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Documentation spring clean, and expansion of maint/README.
1 MAINTENANCE README FOR PCRE
2 ---------------------------
3
4 The files in the "maint" directory of the PCRE source contain data, scripts,
5 and programs that are used for the maintenance of PCRE, but which do not form
6 part of the PCRE distribution tarballs. This document describes these files and
7 also contains some notes for maintainers. Its contents are:
8
9 Files in the maint directory
10 Updating to a new Unicode release
11 Preparing for a PCRE release
12 Making a PCRE release
13 Long-term ideas (wish list)
14
15
16 Files in the maint directory
17 ----------------------------
18
19 Builducptable A Perl script that creates the contents of the ucptable.h file
20 from two Unicode data files, which themselves are downloaded
21 from the Unicode web site. Run this script in the "maint"
22 directory.
23
24 Tech.Notes Some notes about the internals of the PCRE code.
25
26 Unicode.tables The files in this directory, Scripts.txt and UnicodeData.txt,
27 were downloaded from the Unicode web site. They contain
28 information about Unicode characters and scripts.
29
30 ucptest.c A short C program for testing the Unicode property functions in
31 pcre_ucp_searchfuncs.c, mainly useful after rebuilding the
32 Unicode property table. Compile and run this in the "maint"
33 directory.
34
35 ucptestdata A directory containing two files, testinput1 and testoutput1,
36 to use in conjunction with the ucptest program.
37
38 utf8.c A short, freestanding C program for converting a Unicode code
39 point into a sequence of bytes in the UTF-8 encoding, and vice
40 versa. If its argument is a hex number such as 0x1234, it
41 outputs a list of the equivalent UTF-8 bytes. If its argument
42 is sequence of concatenated UTF-8 bytes (e.g. e188b4) it treats
43 them as a UTF-8 character and outputs the equivalent code point
44 in hex.
45
46
47 Updating to a new Unicode release
48 ---------------------------------
49
50 When there is a new release of Unicode, the files in Unicode.tables must be
51 refreshed from the web site, and the Buildupctable script can then be run to
52 generate a new version of ucptable.h. The ucptest program can be used to check
53 that the resulting table works properly, using the data files in ucptestdata to
54 check a number of test characters.
55
56
57 Preparing for a PCRE release
58 ----------------------------
59
60 This section contains a checklist of things that I consult before building a
61 distribution for a new release.
62
63 . Ensure that the version number and version date are correct in configure.ac.
64
65 . Run ./autogen.sh to ensure everything is up-to-date.
66
67 . Compile and test with many different config options, and combinations of
68 options:
69
70 * Totally standard ./configure with no options
71 * --disable-shared
72 * --disable-static
73 * --enable-utf8
74 * --enable-unicode-properties
75 * --disable-cpp
76 * --with-link-size=3 (occasionally check with 4 as well)
77 * --disable-stack-for-recursion
78 * --enable-newline-is-any
79
80 I've never automated this, but perhaps I should. The newline testing could be
81 enhanced; at present, some tests fail unless plain LF is a newline.
82
83 . Run perltest.pl on the test data for tests 1 and 4. The output should match
84 the PCRE test output, apart from the version identification at the top. The
85 other tests are not Perl-compatible (they use various special PCRE options).
86
87 . Test on a number of different operating systems. In particular, at the moment
88 I can test on Solaris, using Sun's cc compiler (as a change from gcc). Adding
89 -xarch=v9 to the cc options does a 64-bit test, but it also needs -S 64 for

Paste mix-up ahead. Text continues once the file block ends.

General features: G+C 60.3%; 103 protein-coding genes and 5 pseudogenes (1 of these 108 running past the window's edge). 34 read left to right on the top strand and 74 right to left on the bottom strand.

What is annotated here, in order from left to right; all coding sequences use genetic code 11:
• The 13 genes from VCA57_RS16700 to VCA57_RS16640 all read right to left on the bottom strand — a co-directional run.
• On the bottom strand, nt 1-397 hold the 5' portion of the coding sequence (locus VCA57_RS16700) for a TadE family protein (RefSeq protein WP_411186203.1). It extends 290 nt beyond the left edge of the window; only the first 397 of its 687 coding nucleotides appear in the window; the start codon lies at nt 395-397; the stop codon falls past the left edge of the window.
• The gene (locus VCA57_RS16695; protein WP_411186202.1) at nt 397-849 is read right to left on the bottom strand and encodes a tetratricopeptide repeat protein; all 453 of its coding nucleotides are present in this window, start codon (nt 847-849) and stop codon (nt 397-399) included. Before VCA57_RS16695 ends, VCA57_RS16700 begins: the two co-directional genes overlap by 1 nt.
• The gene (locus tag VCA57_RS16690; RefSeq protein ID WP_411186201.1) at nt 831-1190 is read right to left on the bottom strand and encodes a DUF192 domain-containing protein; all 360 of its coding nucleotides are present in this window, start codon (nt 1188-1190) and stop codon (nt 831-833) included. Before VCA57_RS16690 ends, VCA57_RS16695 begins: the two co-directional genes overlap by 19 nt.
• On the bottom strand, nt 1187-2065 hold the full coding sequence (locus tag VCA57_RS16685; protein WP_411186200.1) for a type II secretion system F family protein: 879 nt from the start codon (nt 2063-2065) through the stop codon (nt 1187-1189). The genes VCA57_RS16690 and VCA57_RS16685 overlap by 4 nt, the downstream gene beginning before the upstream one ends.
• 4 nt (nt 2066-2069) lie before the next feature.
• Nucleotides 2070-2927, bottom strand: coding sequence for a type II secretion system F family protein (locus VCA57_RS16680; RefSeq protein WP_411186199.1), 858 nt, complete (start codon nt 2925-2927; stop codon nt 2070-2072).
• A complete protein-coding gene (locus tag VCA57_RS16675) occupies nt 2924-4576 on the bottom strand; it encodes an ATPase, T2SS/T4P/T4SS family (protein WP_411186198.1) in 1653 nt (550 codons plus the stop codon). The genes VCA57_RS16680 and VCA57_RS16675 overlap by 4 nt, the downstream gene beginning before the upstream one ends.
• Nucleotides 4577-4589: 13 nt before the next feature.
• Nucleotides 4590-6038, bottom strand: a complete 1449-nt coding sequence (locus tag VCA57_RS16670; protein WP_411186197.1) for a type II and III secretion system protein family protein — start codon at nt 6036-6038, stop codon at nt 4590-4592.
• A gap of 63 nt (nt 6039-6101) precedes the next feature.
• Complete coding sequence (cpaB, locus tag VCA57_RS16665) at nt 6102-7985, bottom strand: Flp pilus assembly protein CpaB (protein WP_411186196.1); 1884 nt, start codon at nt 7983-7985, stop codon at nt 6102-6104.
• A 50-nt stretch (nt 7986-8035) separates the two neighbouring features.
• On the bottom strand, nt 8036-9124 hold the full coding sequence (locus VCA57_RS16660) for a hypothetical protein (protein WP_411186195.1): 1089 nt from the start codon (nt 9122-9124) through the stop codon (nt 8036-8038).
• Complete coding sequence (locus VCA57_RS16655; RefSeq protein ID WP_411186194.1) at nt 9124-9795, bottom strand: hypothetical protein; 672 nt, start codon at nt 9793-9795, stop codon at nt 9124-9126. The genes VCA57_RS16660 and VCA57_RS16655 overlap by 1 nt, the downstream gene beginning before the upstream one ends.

90 pcretest to increase the stack size for test 2. I also test on FreeBSD and
91 Linux (where I develop).
92
93 . Test with valgrind by running "RunTest valgrind". There is also "RunGrepTest
94 valgrind", though that takes quite a long time.
95
96 . It can also useful to test with Electric Fence, though the fact that it
97 grumbles for missing free() calls can be a nuisance. (A missing free() in
98 pcretest is hardly a big problem.) To build with EF, use:
99
100 LIBS='/usr/lib/libefence.a -lpthread' with ./configure.
101
102 Then all normal runs use it to check for buffer overflow. Also run everything
103 with:
104
105 EF_PROTECT_BELOW=1 <whatever>
106
107 because there have been problems with lookbehinds that looked too far.
108
109 . Test with the emulated memmove() function by undefining HAVE_MEMMOVE and
110 HAVE_BCOPY in config.h.
111
112 . Documentation: check AUTHORS, COPYING, ChangeLog (check date), INSTALL,
113 LICENCE, NEWS (check date), NON-UNIX-USE, and README. Many of these won't
114 need changing, but over the long term things do change.
115
116 . Man pages: Check all man pages for \ not followed by e or f or " because
117 that indicates a markup error.
118
119
120 Making a PCRE release
121 ---------------------
122
123 Run PrepareRelease and commit the files that it changes (by removing trailing
124 spaces). Then run "make dist" to create the tarballs and the zipball.
125
126 Don't forget to update Freshmeat when the new release is out, and to tell
127 webmaster@pcre.org and the mailing list.
128
129
130 Future ideas (wish list)
131 ------------------------
132
133 This section records a list of ideas so that they do not get forgotten. They
134 vary enormously in their usefulness and potential for implementation. Some are
135 very sensible; some are rather wacky. Some have been on this list for years;
136 others are relatively new.
137
138 . Optimization
139
140 There are always ideas for new optimizations so as to speed up pattern
141 matching. Most of them try to save work by recognizing a non-match without
142 having to scan all the possibilities. These are some that I've recorded:
143
144 * /((A{0,5}){0,5}){0,5}(something complex)/ on a non-matching string is very
145 slow, though Perl is fast. Can we speed up somehow? Convert to {0,125}?
146 OTOH, this is pathological - the user could easily fix it.
147
148 * Turn ={4} into ==== ? (for speed). I once did an experiment, and it seems